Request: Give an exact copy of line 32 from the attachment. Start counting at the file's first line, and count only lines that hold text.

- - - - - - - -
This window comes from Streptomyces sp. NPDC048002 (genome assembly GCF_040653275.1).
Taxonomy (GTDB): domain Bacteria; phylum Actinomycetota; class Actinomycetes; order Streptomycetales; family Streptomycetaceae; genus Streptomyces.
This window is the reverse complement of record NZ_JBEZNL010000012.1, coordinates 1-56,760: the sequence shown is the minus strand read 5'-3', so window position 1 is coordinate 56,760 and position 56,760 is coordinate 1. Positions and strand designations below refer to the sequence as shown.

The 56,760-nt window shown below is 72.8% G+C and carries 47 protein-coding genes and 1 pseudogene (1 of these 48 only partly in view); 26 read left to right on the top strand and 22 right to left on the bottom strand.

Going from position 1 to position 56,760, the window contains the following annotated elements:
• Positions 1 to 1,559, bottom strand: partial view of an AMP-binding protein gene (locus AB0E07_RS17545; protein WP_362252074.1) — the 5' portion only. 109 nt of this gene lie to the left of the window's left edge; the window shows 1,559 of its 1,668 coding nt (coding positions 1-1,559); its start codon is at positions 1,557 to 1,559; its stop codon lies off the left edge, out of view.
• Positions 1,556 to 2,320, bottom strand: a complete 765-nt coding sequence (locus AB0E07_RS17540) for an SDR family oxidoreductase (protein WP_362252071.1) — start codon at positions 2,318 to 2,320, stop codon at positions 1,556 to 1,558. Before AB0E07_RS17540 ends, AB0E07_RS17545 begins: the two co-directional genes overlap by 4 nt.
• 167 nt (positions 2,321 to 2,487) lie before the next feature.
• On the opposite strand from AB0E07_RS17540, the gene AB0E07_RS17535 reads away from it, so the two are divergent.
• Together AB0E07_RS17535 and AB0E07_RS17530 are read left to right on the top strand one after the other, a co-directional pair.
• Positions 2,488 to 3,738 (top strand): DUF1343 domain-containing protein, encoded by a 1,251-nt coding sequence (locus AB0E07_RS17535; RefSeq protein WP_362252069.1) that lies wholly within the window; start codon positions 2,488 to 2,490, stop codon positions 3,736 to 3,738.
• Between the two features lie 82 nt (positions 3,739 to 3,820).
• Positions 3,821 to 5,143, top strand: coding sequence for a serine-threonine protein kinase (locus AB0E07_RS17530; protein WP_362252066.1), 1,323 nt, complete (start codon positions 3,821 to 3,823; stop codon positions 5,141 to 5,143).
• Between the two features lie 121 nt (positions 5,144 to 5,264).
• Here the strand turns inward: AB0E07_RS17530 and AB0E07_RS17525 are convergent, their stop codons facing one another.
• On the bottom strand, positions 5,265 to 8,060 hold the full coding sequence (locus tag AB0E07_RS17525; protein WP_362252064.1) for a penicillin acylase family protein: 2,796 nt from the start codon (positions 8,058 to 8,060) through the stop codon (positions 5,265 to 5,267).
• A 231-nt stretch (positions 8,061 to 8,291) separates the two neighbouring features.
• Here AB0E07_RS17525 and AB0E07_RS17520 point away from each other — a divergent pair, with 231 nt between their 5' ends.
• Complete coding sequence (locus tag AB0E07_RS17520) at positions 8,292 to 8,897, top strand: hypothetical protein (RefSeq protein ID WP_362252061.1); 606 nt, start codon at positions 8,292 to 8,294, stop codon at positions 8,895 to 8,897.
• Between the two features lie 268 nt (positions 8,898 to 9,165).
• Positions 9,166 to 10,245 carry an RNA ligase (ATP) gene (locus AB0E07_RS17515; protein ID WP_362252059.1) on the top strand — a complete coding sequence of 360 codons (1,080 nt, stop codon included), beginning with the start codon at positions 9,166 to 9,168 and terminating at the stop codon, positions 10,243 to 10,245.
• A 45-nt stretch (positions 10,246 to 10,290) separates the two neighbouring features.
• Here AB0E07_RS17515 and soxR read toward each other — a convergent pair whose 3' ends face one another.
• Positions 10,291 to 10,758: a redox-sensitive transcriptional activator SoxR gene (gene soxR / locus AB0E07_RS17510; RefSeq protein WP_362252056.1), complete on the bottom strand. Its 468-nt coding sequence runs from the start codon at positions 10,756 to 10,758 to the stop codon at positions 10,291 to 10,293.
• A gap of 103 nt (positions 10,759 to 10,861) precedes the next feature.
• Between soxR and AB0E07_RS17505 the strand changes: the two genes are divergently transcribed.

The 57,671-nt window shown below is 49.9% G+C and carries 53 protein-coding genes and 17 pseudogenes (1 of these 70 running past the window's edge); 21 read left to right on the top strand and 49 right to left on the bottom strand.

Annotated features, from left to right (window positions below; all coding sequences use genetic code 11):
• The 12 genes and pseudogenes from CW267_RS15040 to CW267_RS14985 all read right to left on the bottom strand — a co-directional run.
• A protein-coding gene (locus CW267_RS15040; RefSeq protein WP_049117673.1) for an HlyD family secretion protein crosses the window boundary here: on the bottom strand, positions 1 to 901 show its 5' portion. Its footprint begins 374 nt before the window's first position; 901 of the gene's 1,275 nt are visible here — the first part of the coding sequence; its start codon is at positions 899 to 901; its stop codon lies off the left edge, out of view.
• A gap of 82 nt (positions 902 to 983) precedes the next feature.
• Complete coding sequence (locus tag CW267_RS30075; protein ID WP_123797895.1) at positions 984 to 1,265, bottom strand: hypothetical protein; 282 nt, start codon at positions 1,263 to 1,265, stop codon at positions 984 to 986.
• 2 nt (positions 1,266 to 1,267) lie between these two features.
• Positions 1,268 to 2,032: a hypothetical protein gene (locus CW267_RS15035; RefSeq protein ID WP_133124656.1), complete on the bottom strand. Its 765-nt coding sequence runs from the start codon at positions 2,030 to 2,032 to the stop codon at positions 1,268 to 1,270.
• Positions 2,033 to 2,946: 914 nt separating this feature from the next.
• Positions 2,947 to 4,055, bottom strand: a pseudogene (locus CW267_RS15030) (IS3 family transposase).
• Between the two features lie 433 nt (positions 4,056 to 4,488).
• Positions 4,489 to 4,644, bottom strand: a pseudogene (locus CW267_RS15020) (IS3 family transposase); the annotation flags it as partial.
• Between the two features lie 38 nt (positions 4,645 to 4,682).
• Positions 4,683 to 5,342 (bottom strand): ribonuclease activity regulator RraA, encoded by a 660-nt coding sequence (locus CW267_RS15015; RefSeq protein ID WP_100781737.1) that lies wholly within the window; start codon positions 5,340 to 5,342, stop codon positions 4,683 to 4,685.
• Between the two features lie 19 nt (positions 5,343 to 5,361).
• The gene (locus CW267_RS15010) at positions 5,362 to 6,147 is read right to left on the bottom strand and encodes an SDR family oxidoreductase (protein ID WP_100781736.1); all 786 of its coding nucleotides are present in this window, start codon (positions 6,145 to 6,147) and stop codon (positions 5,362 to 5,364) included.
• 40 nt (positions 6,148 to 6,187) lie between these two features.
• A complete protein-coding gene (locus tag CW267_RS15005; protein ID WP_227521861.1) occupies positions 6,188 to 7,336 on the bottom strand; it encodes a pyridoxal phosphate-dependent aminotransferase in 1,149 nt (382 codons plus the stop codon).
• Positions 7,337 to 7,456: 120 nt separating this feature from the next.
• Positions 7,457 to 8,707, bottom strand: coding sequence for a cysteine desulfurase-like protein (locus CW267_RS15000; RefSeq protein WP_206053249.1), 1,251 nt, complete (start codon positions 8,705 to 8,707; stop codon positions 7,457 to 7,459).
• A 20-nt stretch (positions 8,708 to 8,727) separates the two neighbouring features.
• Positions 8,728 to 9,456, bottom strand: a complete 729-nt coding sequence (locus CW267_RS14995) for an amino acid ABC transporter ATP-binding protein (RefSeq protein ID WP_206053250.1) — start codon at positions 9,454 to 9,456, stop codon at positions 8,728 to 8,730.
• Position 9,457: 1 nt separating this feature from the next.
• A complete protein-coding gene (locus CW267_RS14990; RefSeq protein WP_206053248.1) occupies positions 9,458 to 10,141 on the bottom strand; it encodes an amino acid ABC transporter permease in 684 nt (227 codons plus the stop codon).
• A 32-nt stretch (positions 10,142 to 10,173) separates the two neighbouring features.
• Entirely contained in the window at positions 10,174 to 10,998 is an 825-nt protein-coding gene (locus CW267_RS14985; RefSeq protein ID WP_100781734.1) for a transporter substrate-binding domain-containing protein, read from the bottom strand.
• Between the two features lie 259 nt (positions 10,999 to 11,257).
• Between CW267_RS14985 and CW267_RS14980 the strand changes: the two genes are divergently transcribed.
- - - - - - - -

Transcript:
• Complete coding sequence (locus tag CW267_RS30075; protein ID WP_123797895.1) at positions 984 to 1,265, bottom strand: hypothetical protein; 282 nt, start codon at positions 1,263 to 1,265, stop codon at positions 984 to 986.